Albariño

Albariño is a grape variety native to Galicia, Spain. It is used for the production of white wine in this historic region. To a lesser extent, in the communities of Cantabria, Castilla y León and Catalonia. In northern Portugal it is known as Alvarinho or cainho branco and is abundant in Monção and Melgaço, in the northwest of the country.

There is a legend, defended by the gastronome and writer Álvaro Cunqueiro, who says that the Albariño grape was brought to Galicia by the monks of the Cistercian Order in the 12th century. The order had been founded in 1090 in the abbey of Citeux, on the Côte d’Or in Burgundy. Therefore, these monks, who came from wine regions of France, planted vineyards in the valleys of the Camino de Santiago. However, scientific evidence seems to indicate that the variety is native to Galicia.

Showing all 5 results

  • 0 out of 5

    A Xiada 2019

    15,00

    Wine: A Xiada

    Varieties: 50% Treixadura and 50% Albariño.

    Alcohol: 13%

    Winery: Cuñas Davia

    Designation of Origin: DO Ribeiro

  • 0 out of 5

    Cuñas Davia Barrica White 2017

    17,50

    Wine: Cuñas Davia White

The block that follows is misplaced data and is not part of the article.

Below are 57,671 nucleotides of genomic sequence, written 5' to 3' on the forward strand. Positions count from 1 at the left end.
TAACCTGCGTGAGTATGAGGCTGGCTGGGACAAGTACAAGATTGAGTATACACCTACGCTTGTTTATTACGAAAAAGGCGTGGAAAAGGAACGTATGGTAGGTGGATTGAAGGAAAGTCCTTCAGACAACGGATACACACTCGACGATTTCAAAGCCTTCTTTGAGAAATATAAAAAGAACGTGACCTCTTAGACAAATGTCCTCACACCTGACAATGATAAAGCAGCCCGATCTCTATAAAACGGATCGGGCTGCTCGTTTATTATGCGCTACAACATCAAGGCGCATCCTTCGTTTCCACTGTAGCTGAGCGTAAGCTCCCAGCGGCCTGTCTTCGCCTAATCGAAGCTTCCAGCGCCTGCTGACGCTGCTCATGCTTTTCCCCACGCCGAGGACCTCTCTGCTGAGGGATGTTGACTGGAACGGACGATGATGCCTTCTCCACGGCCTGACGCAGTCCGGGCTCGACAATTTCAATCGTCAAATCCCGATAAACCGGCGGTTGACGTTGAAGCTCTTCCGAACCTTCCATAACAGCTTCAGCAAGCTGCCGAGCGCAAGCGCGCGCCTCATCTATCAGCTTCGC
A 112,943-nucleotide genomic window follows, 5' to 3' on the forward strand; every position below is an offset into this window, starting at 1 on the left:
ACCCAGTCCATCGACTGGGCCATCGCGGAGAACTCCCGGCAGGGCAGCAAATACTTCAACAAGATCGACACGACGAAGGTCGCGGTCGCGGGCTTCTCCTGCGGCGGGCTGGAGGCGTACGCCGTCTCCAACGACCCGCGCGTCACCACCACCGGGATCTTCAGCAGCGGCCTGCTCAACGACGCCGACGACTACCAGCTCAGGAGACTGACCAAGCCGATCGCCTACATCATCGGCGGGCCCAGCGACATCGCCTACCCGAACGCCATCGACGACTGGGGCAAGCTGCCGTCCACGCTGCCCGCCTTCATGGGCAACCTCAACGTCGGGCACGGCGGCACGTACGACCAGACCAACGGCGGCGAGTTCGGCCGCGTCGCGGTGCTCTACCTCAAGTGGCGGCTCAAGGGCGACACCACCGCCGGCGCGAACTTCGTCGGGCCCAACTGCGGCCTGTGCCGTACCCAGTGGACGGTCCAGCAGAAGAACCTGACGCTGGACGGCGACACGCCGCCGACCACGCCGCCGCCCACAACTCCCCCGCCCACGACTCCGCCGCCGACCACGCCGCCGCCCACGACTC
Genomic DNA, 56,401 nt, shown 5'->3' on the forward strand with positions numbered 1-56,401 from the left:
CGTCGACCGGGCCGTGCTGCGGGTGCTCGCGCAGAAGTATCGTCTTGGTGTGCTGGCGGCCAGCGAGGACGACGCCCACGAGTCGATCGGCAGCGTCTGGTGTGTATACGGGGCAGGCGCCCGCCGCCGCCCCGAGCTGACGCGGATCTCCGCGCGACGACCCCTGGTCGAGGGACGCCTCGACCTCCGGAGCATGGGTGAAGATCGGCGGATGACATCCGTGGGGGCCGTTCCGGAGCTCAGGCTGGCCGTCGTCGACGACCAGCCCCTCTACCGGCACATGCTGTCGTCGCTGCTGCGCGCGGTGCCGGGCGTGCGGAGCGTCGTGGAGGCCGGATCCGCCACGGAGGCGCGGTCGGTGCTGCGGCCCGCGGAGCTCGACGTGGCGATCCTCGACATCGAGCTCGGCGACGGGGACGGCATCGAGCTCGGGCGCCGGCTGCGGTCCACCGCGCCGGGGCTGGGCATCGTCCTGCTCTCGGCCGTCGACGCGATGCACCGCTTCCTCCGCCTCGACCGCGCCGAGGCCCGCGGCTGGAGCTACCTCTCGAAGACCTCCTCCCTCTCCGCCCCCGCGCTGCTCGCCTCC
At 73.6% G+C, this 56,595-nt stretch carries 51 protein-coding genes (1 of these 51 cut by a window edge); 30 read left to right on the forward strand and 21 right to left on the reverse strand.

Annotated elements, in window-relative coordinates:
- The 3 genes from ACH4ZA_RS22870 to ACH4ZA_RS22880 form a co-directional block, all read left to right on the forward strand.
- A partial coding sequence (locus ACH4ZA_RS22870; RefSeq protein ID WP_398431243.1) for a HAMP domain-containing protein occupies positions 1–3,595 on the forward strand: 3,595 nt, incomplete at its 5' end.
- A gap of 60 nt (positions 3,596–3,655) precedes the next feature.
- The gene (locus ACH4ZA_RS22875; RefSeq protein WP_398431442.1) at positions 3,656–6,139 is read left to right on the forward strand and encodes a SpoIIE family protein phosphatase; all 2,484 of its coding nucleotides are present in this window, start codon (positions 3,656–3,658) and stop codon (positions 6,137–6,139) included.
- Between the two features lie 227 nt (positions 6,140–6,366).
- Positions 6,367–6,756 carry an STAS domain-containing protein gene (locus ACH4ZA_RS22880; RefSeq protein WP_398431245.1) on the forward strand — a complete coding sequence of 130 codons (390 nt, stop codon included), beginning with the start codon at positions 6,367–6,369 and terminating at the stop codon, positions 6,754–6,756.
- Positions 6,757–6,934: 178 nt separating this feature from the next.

Varieties: 80% Treixadura and 20% Albariño.

    Winery: Cuñas Davia

    Designation of Origin: DO Ribeiro

    Recognitions:

    91 points Guía Peñín.

  • 0 out of 5

    Cuñas Davia White 2018

    11,70

    Wine: Cuñas Davia White

    Varieties: 50% Treixadura, 25% Albariño, 10% Godello, 10% Caiño Blanco and 5% Loureiro and Lado.

    Winery: Cuñas Davia

    Designation of Origin: DO Ribeiro

    Recognitions:

    92 points Guía Peñín.

  • 0 out of 5

    Finca Garabelos 2017

    16,00

    Wine: Finca Garabelos

    Varieties: 100% Albariño.

    Alcohol: 13%

    Winery: Notas Frutales de Albariño

    Designation of Origin: DO Rías Baixas

  • 0 out of 5

    La Trucha 2019

    11,50

    Wine: La Trucha

    Varieties: 100% Albariño.

    Alcohol: 13%

    Winery: Notas Frutales de Albariño

    Designation of Origin: DO Rías Baixas